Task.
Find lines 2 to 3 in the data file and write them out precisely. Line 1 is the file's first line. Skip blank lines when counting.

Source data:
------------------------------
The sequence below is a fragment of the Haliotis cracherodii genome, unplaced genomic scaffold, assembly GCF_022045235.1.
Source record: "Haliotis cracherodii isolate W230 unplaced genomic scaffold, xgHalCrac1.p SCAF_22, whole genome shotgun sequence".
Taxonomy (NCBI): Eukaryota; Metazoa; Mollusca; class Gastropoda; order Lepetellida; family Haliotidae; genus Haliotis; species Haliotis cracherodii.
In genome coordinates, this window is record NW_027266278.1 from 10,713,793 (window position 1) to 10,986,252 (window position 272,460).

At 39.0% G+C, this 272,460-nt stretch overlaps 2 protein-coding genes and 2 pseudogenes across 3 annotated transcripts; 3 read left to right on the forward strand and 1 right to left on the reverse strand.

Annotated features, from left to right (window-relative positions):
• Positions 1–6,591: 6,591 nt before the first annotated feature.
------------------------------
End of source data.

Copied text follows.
Source record: "Haliotis cracherodii isolate W230 unplaced genomic scaffold, xgHalCrac1.p SCAF_22, whole genome shotgun sequence".
Taxonomy (NCBI): Eukaryota; Metazoa; Mollusca; class Gastropoda; order Lepetellida; family Haliotidae; genus Haliotis; species Haliotis cracherodii.